Last week TubeMogul released the first in a quarterly series focusing on real-time video advertising trends, TubeMogul finds real-time video advertising is growing rapidly in the UK, with prices falling as inventory expands, and with weekends being the optimal time to buy.
Key findings from the report include:
- RTB Video Growing
Pre-roll video advertising inventory available for real-time buying is expanding rapidly, growing 13.8% per month in the second quarter of 2012 and topping 29.9 million streams per day in July.
- CPMs Declining
Reflecting expanded inventory, CPMs declined to £4.97 in the second quarter from £6.47 in the first quarter of 2012.
- Optimal Time to Buy
Weekends are a relative bargain to video advertisers, representing 29.4% of the week’s video viewing but having the lowest prevailing CPMs at £5.40.
ExchangeWire caught up with John Hughes, President of Products at TubeMogul, to dig a bit deeper and see what this means for the future of video RTB.
What does the report ultimately tell us regarding the state of Video RTB in the UK?
The big picture is growth. Pre-roll inventory available for brand marketers to choose from is growing rapidly at 13.8% per month and averaging 29.8 million streams per day in July. This is three times the rate of growth in the US. The prevailing wisdom that viewing is low on weekends also appears to be wrong, making it a great time to buy.
When it comes to performance, we see that context and ad placement play a key role in getting viewers to watch an ad to its completion. Larger video players also make a big difference in terms of completion rates, whilst surprisingly comScore site rank does not.
Do you see varying differences in the data between the US and UK markets?
The UK appears to still be in a hyper growth phase as marketers adopt the medium. Inventory growth is outpacing the US and CPMs are still finding market equilibrium. But viewing patterns and clickthrough rates do not vary significantly between the countries.
Are there fewer bidders currently integrated into YouTube in the UK versus the US? Given YouTube is a major source of UK real time inventory, would this have an impact on the amount of demand being seen on this inventory, and thus perhaps a reason for low CPMs, ie low demand on the biggest supply source(s)?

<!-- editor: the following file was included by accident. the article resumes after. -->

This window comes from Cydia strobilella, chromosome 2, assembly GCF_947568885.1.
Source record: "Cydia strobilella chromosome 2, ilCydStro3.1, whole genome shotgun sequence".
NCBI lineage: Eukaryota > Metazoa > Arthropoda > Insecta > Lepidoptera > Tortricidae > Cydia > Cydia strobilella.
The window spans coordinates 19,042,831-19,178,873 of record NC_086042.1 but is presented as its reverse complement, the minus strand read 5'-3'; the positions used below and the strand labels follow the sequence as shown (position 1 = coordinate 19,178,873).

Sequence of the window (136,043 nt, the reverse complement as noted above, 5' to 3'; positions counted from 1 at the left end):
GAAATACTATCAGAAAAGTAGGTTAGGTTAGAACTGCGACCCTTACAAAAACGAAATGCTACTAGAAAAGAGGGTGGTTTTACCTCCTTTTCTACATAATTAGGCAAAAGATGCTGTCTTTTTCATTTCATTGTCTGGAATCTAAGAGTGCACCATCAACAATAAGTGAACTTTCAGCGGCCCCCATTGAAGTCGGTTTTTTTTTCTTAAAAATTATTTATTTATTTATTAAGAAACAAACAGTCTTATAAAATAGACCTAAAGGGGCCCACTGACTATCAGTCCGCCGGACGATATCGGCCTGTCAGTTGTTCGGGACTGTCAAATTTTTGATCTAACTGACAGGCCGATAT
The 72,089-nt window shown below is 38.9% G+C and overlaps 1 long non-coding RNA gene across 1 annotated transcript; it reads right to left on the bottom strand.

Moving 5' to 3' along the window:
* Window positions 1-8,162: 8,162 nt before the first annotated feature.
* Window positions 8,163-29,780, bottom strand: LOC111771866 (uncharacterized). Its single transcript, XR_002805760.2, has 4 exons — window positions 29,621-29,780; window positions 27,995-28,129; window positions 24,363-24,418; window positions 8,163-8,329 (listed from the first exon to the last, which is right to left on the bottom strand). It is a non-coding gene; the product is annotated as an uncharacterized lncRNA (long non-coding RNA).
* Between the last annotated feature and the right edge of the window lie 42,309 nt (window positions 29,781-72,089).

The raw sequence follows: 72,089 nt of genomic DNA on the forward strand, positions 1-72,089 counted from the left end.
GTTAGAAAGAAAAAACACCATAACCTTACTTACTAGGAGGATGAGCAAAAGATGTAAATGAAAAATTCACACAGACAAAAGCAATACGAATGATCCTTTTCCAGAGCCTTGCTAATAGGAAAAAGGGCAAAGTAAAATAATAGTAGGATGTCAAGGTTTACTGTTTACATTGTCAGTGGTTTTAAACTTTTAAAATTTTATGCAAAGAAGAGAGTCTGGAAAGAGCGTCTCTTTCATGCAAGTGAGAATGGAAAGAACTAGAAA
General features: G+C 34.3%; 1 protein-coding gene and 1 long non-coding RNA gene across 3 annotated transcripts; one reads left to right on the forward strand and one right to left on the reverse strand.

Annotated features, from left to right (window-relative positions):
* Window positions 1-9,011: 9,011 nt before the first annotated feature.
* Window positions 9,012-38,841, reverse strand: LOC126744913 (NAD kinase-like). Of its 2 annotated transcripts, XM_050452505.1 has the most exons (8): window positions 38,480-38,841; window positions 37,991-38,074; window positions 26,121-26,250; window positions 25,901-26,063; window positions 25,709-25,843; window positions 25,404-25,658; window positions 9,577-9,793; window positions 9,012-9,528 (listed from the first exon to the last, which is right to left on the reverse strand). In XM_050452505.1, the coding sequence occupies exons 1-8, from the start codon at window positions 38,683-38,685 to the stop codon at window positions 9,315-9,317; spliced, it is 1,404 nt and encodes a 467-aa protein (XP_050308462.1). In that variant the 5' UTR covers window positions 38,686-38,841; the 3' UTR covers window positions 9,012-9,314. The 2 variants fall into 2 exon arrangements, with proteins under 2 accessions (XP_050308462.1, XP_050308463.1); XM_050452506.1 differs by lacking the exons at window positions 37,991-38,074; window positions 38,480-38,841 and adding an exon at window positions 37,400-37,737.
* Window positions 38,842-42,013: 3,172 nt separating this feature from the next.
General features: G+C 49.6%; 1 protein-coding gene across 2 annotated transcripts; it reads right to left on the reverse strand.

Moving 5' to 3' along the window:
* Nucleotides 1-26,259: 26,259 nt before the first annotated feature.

The fact that demand is increasing for YouTube inventory globally makes it less likely this is the main reason for the short-run dip in CPMs. Clients still include hand-picked YouTube channels on most of their media plans.
In the UK (and indeed the rest of Europe) the markets seems extremely supply-constrained in terms of quality and long-form content and publishers are anxious about RTB. Is this study, and the overarching message, that CPMs are dropping quarter-on-quarter the right message to convey to stimulate more quality liquidity?
Since our model and pricing are transparent, we always present the data as it is. The price dip appears to be a short-run phenomenon. In the last week of Q2, prices were back up to £6.39 CPM overall.
The fact that inventory is not changeable and brand advertisers care about context first and foremost actually benefits real-time buying since marketers can precisely control sites, audiences and budget at all times during a campaign, which was never possible before (contrast this with the bundled site lists offered elsewhere, where assessment is often done quarter-by-quarter).
The report also points out that tier one and two content garnered higher CPMs than long tail or niche sites, which we take as a sign the market is heading towards equilibrium.
Do you think we will realistically see mass adoption of video RTB (with the inclusion of the much-coveted brand spend) without access to the quality long-form content that seems to capture the largest percentage of spend?
That is obviously an ongoing concern, but not as much as most people think. Tier one inventory (which includes major broadcasters, officially-streamed music videos, sports broadcasts and major news outlets) accounts for 8,104,309 (27%) of the pre-roll streams per day in the UK. This figure is growing with private exchanges promising to open even more long-form inventory. Shorter-form videos, it should be noted, do not necessarily mean less premium content. Music videos, news clips, sports highlights and the like all perform well in terms of brand lift.
What is TubeMogul doing to engage with broadcasters around RTB? Or is this not a challenge for you to solve?
TubeMogul and its inventory partners currently work with a wide variety of broadcasters. The company also launched its own private exchange offering last year (here is a white paper published on the subject).
What functionality does TubeMogul provide for buyers to access non-RTB inventory? How much of a technological challenge does it represent to make upfronted/guaranteed/reserved inventory programmatic?
We are primarily focused on real-time inventory because we believe it provides the best outcomes in terms of branding and ROI and enables the most flexibility for optimisation. We do partner with certain premium inventory sources on a non-RTB basis where the inventory is specifically desired by a set of our clients. Real-time bidding is difficult for publishers to build in-house (requiring millisecond-decisioning), but luckily any publisher has a selection of partners who can help, including ourselves or supply-side leaders like LiveRail or Spotxchange that have best-in-class technologies.Global Desk Editor